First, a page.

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SteveS

1st Century Pugio

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Hi,

 

I recently received a rather unique 1st century authentic Pugio. I was hoping to post a few questions about the blade. Is there a way to post pictures on this site and if so, what is the size limitation.

 

Thanks

Edited by SteveS

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The way most people do it is to upload to an image hosting site such as Photobucket (it's a free account) and then put the image in by placing the url in image tags like this:

[img=URL]

(Photobucket even provides the image tags for you.

 

As for size restrictions: reasonable. If it's too huge it's not good, if there are any more "concrete" restrictions than that I'm unaware of them. :)

 

I'd love to see pics of your blade. :blink:

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The way most people do it is to upload to an image hosting site such as Photobucket (it's a free account) and then put the image in by placing the url in image tags like this:
[img=URL]

(Photobucket even provides the image tags for you.

 

As for size restrictions: reasonable. If it's too huge it's not good, if there are any more "concrete" restrictions than that I'm unaware of them. :)

 

I'd love to see pics of your blade. :blink:

 

Being that its part of my private collection, I'm a little leery about posting it in such a public place. I

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Your photobucket album is not wide open to the public...HOWEVER anyone can come to this site and see it. The site is not as secure as photobucket, when it comes to who can see things and who can't. Anyone, member or not, can read through the threads and see the images posted here.

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SteveS, a picture of something, in your private collection, doesn't diminish its value any. Pertinax or Caldrail have probably put a picture of a pugio up in their Galleries. You have probably seen pictures of the Mona Lisa. They don't diminish its value.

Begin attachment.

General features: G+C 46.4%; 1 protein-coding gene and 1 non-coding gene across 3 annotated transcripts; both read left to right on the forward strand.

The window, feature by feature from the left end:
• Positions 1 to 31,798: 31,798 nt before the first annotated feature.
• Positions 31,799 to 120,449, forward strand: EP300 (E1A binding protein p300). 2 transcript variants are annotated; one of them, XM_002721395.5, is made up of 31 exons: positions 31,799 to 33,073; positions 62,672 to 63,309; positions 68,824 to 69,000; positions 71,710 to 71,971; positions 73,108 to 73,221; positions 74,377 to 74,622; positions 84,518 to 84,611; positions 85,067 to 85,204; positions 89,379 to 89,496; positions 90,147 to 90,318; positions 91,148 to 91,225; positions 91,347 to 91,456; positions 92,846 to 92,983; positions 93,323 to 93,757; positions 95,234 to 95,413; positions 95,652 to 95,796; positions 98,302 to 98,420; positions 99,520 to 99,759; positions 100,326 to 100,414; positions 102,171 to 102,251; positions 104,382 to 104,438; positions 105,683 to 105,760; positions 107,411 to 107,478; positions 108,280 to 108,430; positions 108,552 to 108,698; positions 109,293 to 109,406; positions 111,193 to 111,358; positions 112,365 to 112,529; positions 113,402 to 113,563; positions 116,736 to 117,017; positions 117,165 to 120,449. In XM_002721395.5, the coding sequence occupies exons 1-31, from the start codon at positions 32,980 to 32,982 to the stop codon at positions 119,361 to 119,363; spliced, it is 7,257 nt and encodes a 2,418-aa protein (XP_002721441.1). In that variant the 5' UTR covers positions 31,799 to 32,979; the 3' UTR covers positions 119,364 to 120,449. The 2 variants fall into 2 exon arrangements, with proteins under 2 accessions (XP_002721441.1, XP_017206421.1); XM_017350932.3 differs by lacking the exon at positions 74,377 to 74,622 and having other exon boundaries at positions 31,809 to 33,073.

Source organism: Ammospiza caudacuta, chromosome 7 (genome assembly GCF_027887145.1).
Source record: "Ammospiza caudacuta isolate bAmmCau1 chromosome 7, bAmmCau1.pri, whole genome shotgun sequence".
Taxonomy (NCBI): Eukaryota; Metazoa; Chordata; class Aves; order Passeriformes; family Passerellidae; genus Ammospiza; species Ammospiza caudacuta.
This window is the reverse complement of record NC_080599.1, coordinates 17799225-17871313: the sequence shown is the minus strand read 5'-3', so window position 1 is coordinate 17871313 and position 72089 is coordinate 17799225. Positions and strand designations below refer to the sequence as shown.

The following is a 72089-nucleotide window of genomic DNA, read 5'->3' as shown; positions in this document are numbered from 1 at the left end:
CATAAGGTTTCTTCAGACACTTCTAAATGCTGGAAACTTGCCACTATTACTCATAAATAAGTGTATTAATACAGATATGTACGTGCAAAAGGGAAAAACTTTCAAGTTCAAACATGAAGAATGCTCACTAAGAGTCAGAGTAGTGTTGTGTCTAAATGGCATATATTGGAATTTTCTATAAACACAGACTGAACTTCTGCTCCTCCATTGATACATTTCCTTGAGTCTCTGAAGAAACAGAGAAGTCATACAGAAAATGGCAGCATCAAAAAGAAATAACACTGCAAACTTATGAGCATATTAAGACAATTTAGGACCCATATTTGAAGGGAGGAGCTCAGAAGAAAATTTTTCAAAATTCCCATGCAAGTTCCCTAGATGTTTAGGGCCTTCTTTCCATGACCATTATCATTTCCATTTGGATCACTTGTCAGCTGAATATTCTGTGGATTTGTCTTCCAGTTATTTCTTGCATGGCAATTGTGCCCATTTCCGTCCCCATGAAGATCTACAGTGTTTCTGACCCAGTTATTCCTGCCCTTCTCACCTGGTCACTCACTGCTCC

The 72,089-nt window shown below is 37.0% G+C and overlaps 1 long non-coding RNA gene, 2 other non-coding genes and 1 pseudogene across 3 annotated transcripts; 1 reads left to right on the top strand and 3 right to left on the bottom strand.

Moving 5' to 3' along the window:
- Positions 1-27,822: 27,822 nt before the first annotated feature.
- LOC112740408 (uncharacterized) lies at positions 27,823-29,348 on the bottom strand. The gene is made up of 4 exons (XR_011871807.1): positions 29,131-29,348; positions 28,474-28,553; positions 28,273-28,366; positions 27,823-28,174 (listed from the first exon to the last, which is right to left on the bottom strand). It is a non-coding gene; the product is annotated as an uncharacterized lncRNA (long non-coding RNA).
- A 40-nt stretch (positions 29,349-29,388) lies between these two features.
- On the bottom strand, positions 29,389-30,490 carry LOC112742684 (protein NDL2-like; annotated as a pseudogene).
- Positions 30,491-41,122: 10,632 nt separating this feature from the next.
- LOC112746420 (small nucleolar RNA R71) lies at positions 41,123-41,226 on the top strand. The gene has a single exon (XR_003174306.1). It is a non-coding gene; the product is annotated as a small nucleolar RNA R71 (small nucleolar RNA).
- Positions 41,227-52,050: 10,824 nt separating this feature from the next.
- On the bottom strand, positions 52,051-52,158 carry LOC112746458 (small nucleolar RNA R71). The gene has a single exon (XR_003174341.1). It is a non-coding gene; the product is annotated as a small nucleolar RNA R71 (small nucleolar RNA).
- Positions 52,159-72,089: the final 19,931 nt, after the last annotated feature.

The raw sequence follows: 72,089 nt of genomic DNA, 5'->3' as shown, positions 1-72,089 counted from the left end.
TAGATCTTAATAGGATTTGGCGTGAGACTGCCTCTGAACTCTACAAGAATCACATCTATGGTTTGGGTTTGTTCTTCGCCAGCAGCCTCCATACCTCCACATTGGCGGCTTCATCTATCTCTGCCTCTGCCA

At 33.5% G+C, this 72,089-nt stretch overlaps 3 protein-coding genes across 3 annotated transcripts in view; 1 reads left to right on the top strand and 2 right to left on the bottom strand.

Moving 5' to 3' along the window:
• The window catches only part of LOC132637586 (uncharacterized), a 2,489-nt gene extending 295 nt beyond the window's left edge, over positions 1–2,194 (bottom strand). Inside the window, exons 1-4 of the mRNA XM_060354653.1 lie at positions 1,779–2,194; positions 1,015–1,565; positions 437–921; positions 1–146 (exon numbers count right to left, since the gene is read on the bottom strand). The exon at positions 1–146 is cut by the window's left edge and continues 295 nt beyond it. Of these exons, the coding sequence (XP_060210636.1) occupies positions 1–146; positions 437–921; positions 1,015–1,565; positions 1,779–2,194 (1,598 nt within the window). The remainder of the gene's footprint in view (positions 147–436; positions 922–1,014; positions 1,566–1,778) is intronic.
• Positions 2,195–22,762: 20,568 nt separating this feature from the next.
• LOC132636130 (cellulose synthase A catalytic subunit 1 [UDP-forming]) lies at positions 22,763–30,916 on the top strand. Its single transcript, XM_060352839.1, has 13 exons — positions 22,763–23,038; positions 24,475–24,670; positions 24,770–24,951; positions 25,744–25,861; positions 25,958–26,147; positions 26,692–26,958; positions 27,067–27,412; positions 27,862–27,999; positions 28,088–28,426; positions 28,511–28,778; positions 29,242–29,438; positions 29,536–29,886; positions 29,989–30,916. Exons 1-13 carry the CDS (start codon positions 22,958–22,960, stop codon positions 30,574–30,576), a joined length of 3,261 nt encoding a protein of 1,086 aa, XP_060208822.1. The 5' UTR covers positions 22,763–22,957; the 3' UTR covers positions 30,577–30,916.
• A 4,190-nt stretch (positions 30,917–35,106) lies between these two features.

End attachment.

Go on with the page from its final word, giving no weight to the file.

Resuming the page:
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Steve, be a free spirit and bare your pugio for us.

 

-- Nephele

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For those of you that can

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Lead is toxic. Is it possible for the people to use lead in making a blade? My guess is nickel, easily being mistaken as silver.

 

Lead is also extremely soft.

 

As for nickle, might it be nickle silver or "german silver"?

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Beautiful blade. Anyway, do you mean something like this?

m1668ra8.jpg

 

Lead is toxic. Is it possible for the people to use lead in making a blade? My guess is nickel, easily being mistaken as silver.

 

Is that an authentic blade or a reproduction? If its authentic, is that a lighter colored metal or the light reflecting off a shinny surface?

 

I don

Edited by SteveS

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Is that an authentic blade or a reproduction? If its authentic, is that a lighter colored metal or the light reflecting off a shinny surface?

 

I don

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People used lead for plumbing and preservative of food in Ancient Rome, is that true? Perhaps lead could be used with other metals such as copper to strengthen it.

 

German silver is nickel silver. It's an alloy of nickel and copper.

 

Rome did use lead in their cups and in making certain drinks. It's now common believe that one of the explanations of the Roman

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Kathy (the woman I'm staying with) wants to know if you've ever contacted anyone from the SCA about this blade? She says someone told her about these blades at some point but she doesn't know where that person is now.

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